After fighting off sweeping health care legislation for almost two years, some insurance industry executives fear they may yet lose the war.
The premium caps, taxes and restrictions on excluding hospitals and doctors from their networks that they disliked so much in the major Democratic proposals seem dead.
But they might still end up with regulations they hate, in either a stripped-down bill in Congress next year or in stringent new state insurance laws.
And either way, there would not be universal coverage, which would have brought the insurance companies millions of new customers.
Having worked hard in the opposition effort that led Congress to go home without action on health care, insurers and managed health care companies are braced for a flood of new state regulations. They argue that these rules would raise costs and undermine their growing managed health care business.
The stakes are enormous for the insurance industry, which collected about $265 billion in premiums last year. After paying hospitals and doctors, the insurers had $50 billion left in profits and for marketing and administrative expenses, said Kenneth S. Abramowitz, a Wall Street health care analyst with Sanford C. Bernstein Co.
But the rules are changing rapidly and many of the players are concerned that they might lose all or part of their slice of the lucrative market.
"The battle will shift to the states and we will probably see a flood of state legislation over the next year or two," said George Halvorson, president of Health Partners, a big Minneapolis-based health maintenance organization.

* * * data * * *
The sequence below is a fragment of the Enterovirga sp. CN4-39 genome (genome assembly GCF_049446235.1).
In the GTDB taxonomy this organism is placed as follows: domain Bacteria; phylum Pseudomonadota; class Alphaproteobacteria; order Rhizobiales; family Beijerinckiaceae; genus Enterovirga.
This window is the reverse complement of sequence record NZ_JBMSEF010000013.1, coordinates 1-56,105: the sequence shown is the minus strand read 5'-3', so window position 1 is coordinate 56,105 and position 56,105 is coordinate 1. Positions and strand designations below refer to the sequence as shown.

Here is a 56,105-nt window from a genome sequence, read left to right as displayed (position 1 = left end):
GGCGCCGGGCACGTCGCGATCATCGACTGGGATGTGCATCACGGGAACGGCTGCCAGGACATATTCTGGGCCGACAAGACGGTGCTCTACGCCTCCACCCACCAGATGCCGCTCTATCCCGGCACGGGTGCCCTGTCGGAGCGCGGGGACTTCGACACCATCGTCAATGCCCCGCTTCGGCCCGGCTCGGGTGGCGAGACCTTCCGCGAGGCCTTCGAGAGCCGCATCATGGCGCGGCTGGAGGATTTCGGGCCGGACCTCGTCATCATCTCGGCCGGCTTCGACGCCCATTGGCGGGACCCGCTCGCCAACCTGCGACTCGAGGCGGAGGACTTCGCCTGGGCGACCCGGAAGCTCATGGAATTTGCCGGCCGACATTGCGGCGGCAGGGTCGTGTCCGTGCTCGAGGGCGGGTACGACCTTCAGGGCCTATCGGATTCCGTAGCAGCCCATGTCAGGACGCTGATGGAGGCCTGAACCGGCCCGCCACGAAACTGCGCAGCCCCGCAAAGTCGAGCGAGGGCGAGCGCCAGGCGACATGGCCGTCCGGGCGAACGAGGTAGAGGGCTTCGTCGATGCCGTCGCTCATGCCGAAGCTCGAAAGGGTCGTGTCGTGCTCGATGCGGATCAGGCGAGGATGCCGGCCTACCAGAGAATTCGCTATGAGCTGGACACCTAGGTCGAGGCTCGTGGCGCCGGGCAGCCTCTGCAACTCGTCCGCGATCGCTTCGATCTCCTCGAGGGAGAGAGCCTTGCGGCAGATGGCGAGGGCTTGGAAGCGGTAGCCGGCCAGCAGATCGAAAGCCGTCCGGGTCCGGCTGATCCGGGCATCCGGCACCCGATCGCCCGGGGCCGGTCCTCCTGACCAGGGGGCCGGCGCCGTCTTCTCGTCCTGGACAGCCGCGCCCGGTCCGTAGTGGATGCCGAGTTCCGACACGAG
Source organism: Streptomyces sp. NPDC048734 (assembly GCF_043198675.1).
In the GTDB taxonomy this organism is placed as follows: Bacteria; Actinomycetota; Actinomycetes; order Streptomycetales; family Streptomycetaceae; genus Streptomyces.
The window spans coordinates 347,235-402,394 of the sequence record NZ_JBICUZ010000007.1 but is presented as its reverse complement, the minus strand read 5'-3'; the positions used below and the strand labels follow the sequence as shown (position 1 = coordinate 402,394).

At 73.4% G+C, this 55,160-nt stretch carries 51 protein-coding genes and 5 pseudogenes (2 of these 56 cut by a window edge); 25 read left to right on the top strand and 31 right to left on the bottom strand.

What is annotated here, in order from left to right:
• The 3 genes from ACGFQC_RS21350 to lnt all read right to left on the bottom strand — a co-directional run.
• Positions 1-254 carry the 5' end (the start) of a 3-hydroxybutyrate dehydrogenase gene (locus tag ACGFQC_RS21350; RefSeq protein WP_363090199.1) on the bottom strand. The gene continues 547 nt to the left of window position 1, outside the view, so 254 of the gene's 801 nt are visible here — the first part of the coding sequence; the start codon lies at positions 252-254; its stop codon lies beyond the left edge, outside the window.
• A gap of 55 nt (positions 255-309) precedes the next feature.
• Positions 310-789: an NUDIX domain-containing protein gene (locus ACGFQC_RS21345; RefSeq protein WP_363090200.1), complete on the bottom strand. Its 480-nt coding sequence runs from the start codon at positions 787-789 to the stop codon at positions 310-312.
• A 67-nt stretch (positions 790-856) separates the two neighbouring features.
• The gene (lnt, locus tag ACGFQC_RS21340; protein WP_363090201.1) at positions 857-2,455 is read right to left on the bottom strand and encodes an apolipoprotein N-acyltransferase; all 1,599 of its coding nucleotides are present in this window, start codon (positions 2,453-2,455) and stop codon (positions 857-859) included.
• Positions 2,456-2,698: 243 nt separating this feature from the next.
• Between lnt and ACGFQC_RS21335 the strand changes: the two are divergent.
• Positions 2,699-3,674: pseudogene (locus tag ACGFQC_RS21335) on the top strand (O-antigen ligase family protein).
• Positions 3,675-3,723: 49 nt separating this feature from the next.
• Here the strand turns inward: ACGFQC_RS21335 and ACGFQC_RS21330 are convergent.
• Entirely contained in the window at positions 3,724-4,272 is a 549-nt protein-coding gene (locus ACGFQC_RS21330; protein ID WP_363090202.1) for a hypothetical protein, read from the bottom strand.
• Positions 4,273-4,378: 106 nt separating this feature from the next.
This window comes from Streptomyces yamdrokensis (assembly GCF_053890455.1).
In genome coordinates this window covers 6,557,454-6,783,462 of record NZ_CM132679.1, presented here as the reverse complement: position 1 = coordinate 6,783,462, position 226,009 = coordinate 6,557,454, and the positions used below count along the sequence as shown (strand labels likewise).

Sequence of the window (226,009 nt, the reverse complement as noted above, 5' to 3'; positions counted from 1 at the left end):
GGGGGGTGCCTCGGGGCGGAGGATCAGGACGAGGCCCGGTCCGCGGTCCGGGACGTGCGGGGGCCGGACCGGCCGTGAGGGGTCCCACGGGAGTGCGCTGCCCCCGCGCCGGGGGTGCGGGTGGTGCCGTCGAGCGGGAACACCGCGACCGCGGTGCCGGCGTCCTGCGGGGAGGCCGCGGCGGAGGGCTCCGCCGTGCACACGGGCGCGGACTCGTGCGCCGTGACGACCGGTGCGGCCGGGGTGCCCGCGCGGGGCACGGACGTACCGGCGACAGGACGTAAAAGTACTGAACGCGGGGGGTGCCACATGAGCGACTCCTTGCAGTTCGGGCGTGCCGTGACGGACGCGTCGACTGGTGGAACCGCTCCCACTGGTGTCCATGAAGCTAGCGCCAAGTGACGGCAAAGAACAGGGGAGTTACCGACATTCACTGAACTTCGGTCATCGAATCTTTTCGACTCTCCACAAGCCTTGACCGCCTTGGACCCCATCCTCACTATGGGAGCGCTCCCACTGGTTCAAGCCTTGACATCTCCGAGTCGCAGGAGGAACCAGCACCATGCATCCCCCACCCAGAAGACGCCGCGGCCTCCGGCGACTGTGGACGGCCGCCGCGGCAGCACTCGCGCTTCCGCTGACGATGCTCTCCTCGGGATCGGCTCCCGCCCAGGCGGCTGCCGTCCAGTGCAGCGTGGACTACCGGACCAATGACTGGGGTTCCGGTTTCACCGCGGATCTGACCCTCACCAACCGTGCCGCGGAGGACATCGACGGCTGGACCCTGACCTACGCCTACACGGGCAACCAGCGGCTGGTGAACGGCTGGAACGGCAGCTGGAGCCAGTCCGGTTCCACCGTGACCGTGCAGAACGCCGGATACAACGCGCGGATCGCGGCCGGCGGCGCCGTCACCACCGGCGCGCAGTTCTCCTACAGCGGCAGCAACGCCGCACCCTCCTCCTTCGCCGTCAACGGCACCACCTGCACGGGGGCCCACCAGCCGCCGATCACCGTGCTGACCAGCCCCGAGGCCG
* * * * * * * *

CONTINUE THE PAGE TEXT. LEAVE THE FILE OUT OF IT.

Like most insurers, the HMOs opposed proposals for government caps on health care spending, and they objected to features that they said would undermine their ability to compete by devising new ways to finance and deliver care.
The big insurance companies bitterly opposed the Clinton administration's plan for regional purchasing alliances that could have taken over many of their functions.
All but a handful of states already prohibit steep increases in insurance premiums, after an employee or family member has an expensive illness, which make it difficult for a small business to stay insured.
At least 34 states require insurance companies to cover any small group that applies, and 17 states prohibit wide variations in premiums linked to age or health status.
While the insurance companies have endorsed many of these measures, they are fighting laws enacted in at least 25 states that they regard as obstacles to managed care.
To be sure, the industry is far from united. Five of the biggest insurance companies _ Prudential, Aetna, Cigna, Metropolitan Life and Travelers _ describe themselves as health care companies. They call their group the Alliance for Managed Competition.
Health maintenance organizations and other managed care networks typically limit their members' choices of doctors and hospitals to those that lower their fees and follow rules intended to reduce costs.
Self-insured companies take their chances on paying for any illnesses that may occur, while both HMOs and traditional insurance assume those financial risks.
The five, which have invested heavily in HMOs and other managed care networks, resigned last year from the Health Insurance Industry Association of America, the trade group for most insurance companies.
The big insurers saw themselves as managed care companies that had little in common with smaller companies that primarily sold traditional fees-for-service health coverage.
Independent HMOs like Kaiser Permanente and U.S. Healthcare have their own trade groups and agendas, which promote managed care and universal coverage. And the 69 state and regional Blue Cross and Blue Shield Associations also try to maintain a united front in Washington, although the associations' 69 members include nonprofit and for-profit companies, large and small, from both urban and rural states. …